Alzheimer disease (AD) is a progressive neurodegenerative disease characterized by cognitive impairment and loss of memory. AD patients usually show the accumulation of misfolded proteins such as amyloid-β (Aβ) and hyperphosphorylated MAPT (microtubule associated protein tau) 
Several lines of evidence indicate deficient autophagy in AD patients, which include the decreased level of autophagy-related genes, including BECN1 
and LC3B 
, and the accumulation of autophagosomes 
. More importantly, the accumulation of autophagosomes correlates with AD pathology 
, which further indicates the importance of understanding the connections between autophagy and AD. Besides these direct lines of evidence, AD-associated mutation in PSEN1 disrupt autophagy 
. A decreasing level of PICALM, which occurs in AD, inhibits autophagy and exacerbates AD pathology 
. However, some studies report an increase in autophagy when cells are treated with Aβ 
. This discrepancy could at least in part be a consequence of the AD stage. In 2016, Bordi et al. carried out a comprehensive analysis at different stages of AD, finding an upregulation of autophagy-related genes at the early stage, but an impeded autophagy flux at the late stage 
. The mechanism of this change is not clear, possibly because autophagy is induced at the early stage to degrade the protein aggregates. However, at the later stage, autophagy or lysosome clearance ability becomes inhibited by the accumulation of abnormal proteins.
The relationship between Aβ and autophagy is complicated. First, Aβ is degraded through autophagy, and several studies show a decreased Aβ level in cells and improved cognitive ability in an AD mouse model when autophagy is induced 
. Second, Aβ may also be generated inside autophagosomes because both APP (amyloid beta precursor protein) and PSEN1, an enzyme involved in the cleavage of APP to form Aβ, are found within the autophagosome 
. Third, one study reported that the secretion of Aβ to the extracellular space, where plaque forms, depends on autophagy in neurons 
. On the contrary, a recent study indicates that MTORC1 inhibition reduces amyloid secretion due to the upregulation of autophagy 
. Interestingly, the activation of AMPK does not induce autophagy in neurons, and different AMPK activators results in differential regulation of Aβ secretion, either increasing or reducing, which indicates a complex role of AMPK in Aβ secretion independent from autophagy 
APP has a KFERQ motif, which is typically associated with CMA. However, the deletion of this motif in APP does not abolish its interaction with HSPA8, but conversely, increases the interaction 
. The authors raise the possibility that the KFERQ motif may be used to bind to AP2, which is an autophagy adaptor, because the AP2 recognition sequence is part of KFERQ; deletion of the KFERQ motif impairs AP2-dependent targeting to the lysosome. Further studies should investigate the binding partner of the KFERQ motif other than HSPA8; this may lead to the identification of new functions of this motif other than acting as the CMA signal and shed more light on AD pathology.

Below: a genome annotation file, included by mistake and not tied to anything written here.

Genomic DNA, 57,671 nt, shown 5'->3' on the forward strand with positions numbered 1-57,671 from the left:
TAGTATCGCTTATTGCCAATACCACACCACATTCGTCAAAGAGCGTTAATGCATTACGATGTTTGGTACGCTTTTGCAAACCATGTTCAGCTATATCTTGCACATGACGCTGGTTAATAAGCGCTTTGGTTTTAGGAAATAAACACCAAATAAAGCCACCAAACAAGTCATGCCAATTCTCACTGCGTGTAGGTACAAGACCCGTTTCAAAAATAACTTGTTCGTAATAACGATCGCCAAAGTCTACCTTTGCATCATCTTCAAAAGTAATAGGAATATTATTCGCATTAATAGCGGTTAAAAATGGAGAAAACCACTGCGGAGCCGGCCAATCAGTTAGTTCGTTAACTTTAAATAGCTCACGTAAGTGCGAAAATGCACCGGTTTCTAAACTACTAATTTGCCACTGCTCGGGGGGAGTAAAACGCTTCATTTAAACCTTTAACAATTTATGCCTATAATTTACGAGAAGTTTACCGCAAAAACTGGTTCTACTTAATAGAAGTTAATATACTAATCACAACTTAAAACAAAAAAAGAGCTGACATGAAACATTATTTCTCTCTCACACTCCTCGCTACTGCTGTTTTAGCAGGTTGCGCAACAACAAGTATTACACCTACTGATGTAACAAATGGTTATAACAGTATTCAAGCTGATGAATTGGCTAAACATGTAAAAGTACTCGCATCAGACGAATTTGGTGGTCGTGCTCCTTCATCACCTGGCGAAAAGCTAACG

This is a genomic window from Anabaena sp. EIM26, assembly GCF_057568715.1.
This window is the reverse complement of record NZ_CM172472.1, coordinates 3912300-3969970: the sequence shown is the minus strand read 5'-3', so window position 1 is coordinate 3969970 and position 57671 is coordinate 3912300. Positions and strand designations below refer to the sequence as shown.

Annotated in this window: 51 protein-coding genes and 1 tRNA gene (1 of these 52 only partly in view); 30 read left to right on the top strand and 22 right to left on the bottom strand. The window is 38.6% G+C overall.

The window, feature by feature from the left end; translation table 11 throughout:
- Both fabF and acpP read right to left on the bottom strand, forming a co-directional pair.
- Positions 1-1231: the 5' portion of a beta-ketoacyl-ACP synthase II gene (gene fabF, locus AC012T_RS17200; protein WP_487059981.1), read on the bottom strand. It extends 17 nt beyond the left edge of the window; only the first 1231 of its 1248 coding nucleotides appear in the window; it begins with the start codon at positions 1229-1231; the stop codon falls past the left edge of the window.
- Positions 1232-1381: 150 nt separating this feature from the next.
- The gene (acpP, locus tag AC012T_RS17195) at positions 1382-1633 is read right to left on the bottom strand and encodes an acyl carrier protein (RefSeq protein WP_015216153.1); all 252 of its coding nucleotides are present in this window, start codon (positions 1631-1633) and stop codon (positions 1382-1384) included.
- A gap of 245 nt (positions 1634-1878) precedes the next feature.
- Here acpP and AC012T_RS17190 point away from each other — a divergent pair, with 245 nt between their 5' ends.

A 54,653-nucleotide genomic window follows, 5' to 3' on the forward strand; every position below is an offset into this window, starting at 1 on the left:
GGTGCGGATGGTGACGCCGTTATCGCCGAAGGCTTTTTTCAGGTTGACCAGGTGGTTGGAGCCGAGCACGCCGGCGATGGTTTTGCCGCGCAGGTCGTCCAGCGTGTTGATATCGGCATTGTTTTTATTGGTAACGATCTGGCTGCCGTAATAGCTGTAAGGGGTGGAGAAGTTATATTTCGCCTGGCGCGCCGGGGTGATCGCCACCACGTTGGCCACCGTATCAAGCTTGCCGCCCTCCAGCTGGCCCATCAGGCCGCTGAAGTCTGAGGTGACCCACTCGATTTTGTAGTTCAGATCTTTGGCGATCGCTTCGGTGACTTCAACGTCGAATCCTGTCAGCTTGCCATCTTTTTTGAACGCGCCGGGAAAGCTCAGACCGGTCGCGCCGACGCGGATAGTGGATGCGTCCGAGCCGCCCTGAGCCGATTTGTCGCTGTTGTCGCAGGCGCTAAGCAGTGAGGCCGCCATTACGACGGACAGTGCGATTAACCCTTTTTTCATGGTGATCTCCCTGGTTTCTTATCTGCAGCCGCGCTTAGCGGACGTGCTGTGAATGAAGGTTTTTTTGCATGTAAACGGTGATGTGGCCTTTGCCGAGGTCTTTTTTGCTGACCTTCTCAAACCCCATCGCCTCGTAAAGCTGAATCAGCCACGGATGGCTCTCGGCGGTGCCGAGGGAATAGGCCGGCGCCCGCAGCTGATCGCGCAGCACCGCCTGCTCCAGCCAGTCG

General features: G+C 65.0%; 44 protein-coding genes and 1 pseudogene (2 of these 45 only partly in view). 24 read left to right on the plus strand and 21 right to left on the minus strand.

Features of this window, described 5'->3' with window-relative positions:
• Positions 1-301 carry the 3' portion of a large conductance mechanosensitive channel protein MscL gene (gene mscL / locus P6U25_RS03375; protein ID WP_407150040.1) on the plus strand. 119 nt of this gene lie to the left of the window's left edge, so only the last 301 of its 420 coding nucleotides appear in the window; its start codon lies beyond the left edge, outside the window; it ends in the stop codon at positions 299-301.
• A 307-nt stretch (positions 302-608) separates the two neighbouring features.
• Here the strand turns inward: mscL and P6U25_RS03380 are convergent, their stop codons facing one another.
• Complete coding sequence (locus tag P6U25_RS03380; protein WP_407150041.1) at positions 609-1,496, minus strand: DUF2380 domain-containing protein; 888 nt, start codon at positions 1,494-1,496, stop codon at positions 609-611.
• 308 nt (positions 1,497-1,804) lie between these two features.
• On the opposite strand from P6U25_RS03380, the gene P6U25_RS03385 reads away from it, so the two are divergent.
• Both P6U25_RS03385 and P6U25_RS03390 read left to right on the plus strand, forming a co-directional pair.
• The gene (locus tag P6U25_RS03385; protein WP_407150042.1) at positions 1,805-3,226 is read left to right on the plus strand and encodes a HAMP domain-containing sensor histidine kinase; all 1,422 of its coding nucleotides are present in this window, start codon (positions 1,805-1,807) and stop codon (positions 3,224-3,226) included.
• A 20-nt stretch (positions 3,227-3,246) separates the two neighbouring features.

The other hallmark protein in AD, MAPT, is a substrate of macroautophagy, CMA and microautophagy, but some AD-associated MAPT mutations cannot be cleared efficiently by autophagy 
. Consistently, activation of autophagy through inhibiting MTORC1 helps with prolonged clearance of MAPT 
. CMA is downregulated in AD patient brains 
; CMA upregulation improves the disease phenotype that results from MAPT or combined MAPT and Aβ pathologies, and inhibition of CMA accelerates the AD pathology in a mouse model 
Together with Aβ and MAPT, compromised mitochondria accumulation is another hallmark of AD. Although it is unclear whether the mitochondrial dysfunction is a cause or a consequence of Aβ and phosphorylated MAPT accumulation 
, it indicates that quality control of mitochondria is impaired in AD neurons. Deficient mitophagy has been discovered in AD patient brain and patient stem-cell derived neurons 
. The compromised mitophagy in AD may resulted from the following. First, in AD patient brains, PINK1-PRKN-dependent mitophagy is enhanced with Aβ accumulation, but it is followed by a progressively depleted PRKN 
, suggesting that mitophagy is induced at the early stage of AD, but finally shows an inadequate capacity compared with the huge number of damaged mitochondria. Additionally, higher levels of Δ1 PINK1, the main cleaved product of PINK1, is found in AD patient brain, which inhibits PRKN translocation to mitochondria and impairs mitophagy 
. Second, emerging data are showing that Aβ and phosphorylated MAPT interfere in the mitophagy pathway and MAPT impairs PRKN translocation to mitochondria 
. Overall, these studies demonstrate that compromised mitophagy and abnormal mitochondrial dynamics contribute to AD pathogenesis.